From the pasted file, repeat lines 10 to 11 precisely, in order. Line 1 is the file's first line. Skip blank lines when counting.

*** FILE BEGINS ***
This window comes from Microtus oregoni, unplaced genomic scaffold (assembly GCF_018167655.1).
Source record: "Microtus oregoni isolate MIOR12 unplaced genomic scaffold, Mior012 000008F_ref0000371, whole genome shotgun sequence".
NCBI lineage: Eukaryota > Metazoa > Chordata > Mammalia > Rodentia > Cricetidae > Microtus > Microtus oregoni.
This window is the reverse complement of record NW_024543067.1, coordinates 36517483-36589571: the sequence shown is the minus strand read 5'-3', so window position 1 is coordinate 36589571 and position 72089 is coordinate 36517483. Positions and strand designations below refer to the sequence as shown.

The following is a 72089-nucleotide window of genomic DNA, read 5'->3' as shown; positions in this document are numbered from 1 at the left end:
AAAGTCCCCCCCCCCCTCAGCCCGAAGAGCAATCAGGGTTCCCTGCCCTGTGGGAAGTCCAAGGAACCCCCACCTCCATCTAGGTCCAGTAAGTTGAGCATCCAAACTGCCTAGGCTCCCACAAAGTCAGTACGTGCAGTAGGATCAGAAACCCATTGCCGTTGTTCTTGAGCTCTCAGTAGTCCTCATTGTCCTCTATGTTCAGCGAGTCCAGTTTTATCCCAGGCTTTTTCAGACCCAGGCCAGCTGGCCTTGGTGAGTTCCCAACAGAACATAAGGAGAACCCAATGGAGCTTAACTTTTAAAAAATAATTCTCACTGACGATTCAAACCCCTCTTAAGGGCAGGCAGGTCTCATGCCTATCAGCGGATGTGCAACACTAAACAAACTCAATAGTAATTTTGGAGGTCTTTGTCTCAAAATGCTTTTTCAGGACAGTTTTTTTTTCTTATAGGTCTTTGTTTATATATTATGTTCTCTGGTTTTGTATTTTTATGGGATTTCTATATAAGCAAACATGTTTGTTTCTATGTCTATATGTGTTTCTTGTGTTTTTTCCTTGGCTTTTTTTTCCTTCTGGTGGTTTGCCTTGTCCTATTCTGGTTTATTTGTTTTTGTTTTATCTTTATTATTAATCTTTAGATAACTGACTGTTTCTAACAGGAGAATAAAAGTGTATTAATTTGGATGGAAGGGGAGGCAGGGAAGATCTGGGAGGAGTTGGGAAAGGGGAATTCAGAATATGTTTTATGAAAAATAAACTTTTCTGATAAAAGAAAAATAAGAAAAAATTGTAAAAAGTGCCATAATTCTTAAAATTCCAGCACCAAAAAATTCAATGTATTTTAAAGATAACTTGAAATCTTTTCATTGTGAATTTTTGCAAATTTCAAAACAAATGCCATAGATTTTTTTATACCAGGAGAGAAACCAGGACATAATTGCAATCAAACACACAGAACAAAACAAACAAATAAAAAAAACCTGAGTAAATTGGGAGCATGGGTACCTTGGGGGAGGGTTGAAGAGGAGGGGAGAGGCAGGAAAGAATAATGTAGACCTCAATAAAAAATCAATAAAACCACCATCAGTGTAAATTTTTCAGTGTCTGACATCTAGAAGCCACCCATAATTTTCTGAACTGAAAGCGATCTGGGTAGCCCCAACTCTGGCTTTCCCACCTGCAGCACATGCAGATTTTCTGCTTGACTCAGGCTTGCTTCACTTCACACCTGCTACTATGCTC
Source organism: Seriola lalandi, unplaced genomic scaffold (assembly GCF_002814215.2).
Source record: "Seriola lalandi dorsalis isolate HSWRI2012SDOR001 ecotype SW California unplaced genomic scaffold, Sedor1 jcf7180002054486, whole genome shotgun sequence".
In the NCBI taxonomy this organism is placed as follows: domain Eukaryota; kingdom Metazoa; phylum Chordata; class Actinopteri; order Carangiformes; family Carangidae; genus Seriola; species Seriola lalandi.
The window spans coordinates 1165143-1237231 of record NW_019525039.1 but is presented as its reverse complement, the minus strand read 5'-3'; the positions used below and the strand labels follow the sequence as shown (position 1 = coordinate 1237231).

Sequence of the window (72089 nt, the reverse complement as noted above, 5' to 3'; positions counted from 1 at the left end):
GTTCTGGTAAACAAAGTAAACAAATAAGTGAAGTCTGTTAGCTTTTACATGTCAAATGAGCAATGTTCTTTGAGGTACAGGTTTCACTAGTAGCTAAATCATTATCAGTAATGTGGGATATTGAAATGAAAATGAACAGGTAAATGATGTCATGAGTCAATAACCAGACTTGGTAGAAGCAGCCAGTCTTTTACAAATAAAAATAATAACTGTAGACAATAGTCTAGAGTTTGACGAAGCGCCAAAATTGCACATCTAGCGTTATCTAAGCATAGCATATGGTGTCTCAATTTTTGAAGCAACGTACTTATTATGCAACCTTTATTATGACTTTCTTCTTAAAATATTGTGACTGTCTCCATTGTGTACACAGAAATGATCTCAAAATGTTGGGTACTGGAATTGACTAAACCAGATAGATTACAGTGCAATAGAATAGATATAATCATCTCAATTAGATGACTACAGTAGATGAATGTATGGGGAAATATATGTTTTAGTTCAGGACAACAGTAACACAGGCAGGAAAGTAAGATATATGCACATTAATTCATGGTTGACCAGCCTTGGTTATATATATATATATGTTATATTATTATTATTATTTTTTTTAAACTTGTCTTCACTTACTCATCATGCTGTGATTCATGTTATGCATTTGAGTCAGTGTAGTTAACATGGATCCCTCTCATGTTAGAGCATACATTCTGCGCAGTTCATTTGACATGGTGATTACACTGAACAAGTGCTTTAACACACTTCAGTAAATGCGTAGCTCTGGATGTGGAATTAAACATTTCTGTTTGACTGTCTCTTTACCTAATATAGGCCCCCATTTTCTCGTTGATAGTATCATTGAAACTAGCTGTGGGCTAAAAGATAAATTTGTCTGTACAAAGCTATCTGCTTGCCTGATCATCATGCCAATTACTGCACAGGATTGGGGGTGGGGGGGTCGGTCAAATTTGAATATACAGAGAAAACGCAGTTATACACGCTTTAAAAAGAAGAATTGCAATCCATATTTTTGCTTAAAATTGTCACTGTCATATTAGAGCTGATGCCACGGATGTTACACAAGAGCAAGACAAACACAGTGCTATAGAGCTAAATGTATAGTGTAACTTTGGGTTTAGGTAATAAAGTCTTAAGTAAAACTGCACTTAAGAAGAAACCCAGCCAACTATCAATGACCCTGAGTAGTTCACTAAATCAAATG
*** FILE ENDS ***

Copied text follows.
The window spans coordinates 1165143-1237231 of record NW_019525039.1 but is presented as its reverse complement, the minus strand read 5'-3'; the positions used below and the strand labels follow the sequence as shown (position 1 = coordinate 1237231).

Sequence of the window (72089 nt, the reverse complement as noted above, 5' to 3'; positions counted from 1 at the left end):